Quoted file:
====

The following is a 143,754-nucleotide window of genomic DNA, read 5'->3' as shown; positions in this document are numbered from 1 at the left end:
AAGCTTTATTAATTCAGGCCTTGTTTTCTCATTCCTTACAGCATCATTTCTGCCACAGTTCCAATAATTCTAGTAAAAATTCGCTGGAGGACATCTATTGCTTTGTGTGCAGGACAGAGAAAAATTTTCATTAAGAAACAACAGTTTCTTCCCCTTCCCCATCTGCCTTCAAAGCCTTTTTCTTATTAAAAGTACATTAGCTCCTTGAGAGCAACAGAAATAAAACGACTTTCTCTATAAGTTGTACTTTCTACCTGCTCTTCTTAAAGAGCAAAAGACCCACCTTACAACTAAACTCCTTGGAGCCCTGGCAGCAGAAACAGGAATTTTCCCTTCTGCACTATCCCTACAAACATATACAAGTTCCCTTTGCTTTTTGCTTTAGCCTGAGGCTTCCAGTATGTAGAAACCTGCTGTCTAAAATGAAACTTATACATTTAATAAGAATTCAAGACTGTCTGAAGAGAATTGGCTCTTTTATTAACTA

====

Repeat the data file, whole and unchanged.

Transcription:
The following is a 143,754-nucleotide window of genomic DNA, read 5'->3' as shown; positions in this document are numbered from 1 at the left end:
AAGCTTTATTAATTCAGGCCTTGTTTTCTCATTCCTTACAGCATCATTTCTGCCACAGTTCCAATAATTCTAGTAAAAATTCGCTGGAGGACATCTATTGCTTTGTGTGCAGGACAGAGAAAAATTTTCATTAAGAAACAACAGTTTCTTCCCCTTCCCCATCTGCCTTCAAAGCCTTTTTCTTATTAAAAGTACATTAGCTCCTTGAGAGCAACAGAAATAAAACGACTTTCTCTATAAGTTGTACTTTCTACCTGCTCTTCTTAAAGAGCAAAAGACCCACCTTACAACTAAACTCCTTGGAGCCCTGGCAGCAGAAACAGGAATTTTCCCTTCTGCACTATCCCTACAAACATATACAAGTTCCCTTTGCTTTTTGCTTTAGCCTGAGGCTTCCAGTATGTAGAAACCTGCTGTCTAAAATGAAACTTATACATTTAATAAGAATTCAAGACTGTCTGAAGAGAATTGGCTCTTTTATTAACTA